Accelerating Innovation for Mothers (AIM) 2.0

Globally, approximately 295,000 women die every year from pregnancy-related conditions and complications, with most of these deaths occurring in low-and middle-income countries (LMICs).

Although investment in global maternal health has increased in the past 30 years, research and development (R&D) of new products has been a neglected area. This underinvestment, combined with legal, regulatory, logistical, and procurement barriers has led to few accessible devices, diagnostics, and medicines for use during pregnancy.

There are limited medicines available for pregnancy-related conditions and a significant lack of R&D into new medicines for pregnant women, due to market and gender equity barriers meaning pregnant women are being left behind. These target product profiles are a clear step in developing a coordinated action plan in how to address the maternal drug drought.

A research paper released in Oct 2022 describes the development of the first ever target product profiles for preterm birth medicines. It’s the first peer reviewed publication on the development of TPPs for any pregnancy condition.

About the project

The Accelerating Innovation for Mothers (AIM) project - a collaborative partnership between Burnet Institute, Concept Foundation and Policy Cures Research - was initiated to catalyse the development of new medicines for obstetric conditions.

In the first phase of the AIM project (AIM 1.0) we investigated the current landscape and challenges for pregnancy-specific medicine development, conducted a comprehensive maternal medicines pipeline analysis, and developed four new target product profiles for new medicines to prevent and treat preeclampsia and preterm birth/labour.

In AIM 2.0 we will expand our previous work to include diagnostic tests and devices, and medicines for additional maternal conditions. Burnet Institute will lead two primary objectives that will help us to achieve our goal within the timeframe of the project.

Objective 1: Improve coordination and foster an enabling environment is built on the understanding that collaboration among different stakeholders is optimal to ensure long-awaited innovations for pregnant women are realised. We will consolidate a transparent and efficient research collaboration network. This will foster an enabling environment through which new findings and innovations can be disseminated to peers in the maternal health field and to the public. Through this network, we will continue to raise awareness of the need for, inspire, and guide new innovations for maternal and pregnancy related problems and other topics related to our work. An additional component of this collaborative network will be to establish and strengthen the capacity of an LMIC-based research network to conduct regulatory trials.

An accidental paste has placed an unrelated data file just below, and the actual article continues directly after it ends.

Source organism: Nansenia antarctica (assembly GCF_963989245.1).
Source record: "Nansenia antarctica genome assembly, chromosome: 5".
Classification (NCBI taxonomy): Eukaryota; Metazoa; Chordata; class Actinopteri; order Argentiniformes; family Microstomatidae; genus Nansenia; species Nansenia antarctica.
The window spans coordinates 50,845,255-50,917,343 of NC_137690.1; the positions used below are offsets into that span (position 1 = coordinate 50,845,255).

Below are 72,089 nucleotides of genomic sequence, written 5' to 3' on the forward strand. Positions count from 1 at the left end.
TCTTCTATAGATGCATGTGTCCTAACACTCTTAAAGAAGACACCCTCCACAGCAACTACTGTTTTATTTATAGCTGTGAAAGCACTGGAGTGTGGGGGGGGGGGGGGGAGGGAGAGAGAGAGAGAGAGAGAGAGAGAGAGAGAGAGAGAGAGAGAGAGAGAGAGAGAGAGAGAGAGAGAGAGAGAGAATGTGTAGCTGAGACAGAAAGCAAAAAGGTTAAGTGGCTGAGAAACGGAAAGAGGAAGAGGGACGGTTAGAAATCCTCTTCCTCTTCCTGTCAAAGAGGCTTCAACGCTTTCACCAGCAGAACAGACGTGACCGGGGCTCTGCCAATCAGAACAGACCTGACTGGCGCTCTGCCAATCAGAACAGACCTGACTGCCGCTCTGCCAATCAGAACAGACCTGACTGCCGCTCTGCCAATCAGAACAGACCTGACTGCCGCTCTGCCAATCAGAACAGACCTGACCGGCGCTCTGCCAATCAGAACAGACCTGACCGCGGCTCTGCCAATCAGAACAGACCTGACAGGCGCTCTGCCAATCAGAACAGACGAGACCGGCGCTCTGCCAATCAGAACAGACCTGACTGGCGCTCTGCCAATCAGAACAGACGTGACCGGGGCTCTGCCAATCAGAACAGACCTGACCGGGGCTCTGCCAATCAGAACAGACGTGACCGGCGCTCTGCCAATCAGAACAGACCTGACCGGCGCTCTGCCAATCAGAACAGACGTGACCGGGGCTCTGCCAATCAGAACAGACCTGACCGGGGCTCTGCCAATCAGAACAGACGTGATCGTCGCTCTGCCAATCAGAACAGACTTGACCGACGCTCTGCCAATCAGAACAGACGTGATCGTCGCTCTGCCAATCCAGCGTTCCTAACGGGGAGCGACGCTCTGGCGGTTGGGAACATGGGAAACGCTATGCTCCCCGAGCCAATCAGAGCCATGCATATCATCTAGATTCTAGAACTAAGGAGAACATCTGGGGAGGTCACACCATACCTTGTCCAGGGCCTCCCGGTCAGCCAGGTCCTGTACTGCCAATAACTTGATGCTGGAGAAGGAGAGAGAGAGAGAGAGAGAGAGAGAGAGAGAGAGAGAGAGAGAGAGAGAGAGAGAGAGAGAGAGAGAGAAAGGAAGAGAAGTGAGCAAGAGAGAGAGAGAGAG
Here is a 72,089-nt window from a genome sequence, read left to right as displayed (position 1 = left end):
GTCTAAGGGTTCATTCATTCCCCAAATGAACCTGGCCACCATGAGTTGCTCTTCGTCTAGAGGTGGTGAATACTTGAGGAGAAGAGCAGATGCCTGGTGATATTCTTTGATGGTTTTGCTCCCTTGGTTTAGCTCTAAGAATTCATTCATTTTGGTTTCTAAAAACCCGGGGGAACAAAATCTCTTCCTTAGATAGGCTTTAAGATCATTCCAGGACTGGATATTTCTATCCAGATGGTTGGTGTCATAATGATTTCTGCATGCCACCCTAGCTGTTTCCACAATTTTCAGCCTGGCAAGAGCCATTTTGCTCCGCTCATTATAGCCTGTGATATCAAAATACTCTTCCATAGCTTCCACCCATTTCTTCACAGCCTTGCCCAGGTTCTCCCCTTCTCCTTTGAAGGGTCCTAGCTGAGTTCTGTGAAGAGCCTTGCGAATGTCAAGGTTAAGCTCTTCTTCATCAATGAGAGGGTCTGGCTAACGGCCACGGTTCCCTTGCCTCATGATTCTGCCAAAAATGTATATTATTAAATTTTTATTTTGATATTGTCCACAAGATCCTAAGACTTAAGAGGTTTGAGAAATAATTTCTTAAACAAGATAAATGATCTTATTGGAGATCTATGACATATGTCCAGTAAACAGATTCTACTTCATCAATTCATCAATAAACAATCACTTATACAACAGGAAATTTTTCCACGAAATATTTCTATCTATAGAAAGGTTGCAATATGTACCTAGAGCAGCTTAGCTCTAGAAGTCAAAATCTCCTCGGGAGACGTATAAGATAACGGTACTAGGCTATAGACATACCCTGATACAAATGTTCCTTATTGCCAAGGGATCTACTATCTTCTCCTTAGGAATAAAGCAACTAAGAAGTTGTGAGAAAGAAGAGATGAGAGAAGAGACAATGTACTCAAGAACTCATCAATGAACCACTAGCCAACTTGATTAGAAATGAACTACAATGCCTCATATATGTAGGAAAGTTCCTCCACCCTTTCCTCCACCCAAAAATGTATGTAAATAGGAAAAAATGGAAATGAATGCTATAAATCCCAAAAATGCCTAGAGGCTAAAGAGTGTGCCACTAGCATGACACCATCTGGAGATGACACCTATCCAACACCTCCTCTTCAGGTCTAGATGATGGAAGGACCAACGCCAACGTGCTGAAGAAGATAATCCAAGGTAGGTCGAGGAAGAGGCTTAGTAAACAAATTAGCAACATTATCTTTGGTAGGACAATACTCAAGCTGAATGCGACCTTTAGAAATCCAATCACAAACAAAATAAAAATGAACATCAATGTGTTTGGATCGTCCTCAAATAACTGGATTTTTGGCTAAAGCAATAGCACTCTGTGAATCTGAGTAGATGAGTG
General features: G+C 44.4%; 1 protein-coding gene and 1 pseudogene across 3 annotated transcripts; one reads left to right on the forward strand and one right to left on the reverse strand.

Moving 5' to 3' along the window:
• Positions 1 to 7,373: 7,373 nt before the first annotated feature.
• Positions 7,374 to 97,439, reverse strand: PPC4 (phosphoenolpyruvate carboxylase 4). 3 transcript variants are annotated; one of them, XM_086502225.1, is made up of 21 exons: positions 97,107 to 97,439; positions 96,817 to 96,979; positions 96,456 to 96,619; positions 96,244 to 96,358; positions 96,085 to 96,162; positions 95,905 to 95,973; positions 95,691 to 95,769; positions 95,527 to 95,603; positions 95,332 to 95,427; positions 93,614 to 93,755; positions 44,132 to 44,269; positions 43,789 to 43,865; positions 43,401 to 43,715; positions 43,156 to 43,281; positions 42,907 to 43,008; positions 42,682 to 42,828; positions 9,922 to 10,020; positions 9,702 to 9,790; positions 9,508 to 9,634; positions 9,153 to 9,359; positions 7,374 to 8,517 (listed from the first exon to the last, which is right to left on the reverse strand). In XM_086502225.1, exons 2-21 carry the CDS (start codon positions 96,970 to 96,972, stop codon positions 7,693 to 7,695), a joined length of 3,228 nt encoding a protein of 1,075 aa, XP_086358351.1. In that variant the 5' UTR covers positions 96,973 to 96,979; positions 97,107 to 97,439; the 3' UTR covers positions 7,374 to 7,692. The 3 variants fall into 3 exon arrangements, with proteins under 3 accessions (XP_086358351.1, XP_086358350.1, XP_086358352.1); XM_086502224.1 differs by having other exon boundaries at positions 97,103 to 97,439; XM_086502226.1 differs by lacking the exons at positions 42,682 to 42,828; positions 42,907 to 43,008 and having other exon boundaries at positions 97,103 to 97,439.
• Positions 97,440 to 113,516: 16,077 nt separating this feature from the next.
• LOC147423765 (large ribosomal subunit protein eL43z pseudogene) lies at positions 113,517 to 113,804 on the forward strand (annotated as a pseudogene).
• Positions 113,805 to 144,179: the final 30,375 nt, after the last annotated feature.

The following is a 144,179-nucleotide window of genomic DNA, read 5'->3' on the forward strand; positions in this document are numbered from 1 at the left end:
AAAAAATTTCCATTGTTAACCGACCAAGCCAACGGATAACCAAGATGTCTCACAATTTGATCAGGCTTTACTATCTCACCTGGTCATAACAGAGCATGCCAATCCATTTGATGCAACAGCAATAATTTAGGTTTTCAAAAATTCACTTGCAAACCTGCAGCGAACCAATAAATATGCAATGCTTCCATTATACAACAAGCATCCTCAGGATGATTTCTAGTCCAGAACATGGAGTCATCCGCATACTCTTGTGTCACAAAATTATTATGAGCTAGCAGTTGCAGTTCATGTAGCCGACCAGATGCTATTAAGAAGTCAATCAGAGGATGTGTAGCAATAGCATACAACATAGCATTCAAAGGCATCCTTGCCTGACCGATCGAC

Objective 2: Research prioritization to action will streamline and accelerate the identification of highest priority candidates and ensure that necessary clinical research activities can commence promptly. An updated, integrated database of pipeline candidates will be maintained and expanded to include new conditions and products. Systematic and scoping reviews will be conducted on high priority candidates and conditions. New TPPs will be developed for maternal microbiome, and tests for preeclampsia and preterm birth.

By the end of this project, multiple high-priority candidate medicines will be ready for “next-phase” clinical trials consistent with regulatory standards, to be conducted within a newly established LMIC trial network.

Find out more at the AIM website.


2022 - 2025




  • Concept Foundation
  • Policy Cures Research


  • Bill & Melinda Gates Foundation

Contact Details

For any general enquiries relating to this project, please contact:

Professor Joshua Vogel

Principal Research Fellow; Deputy Discipline Head, International Development; Co-Head, Global Women's and Newborn's Health Group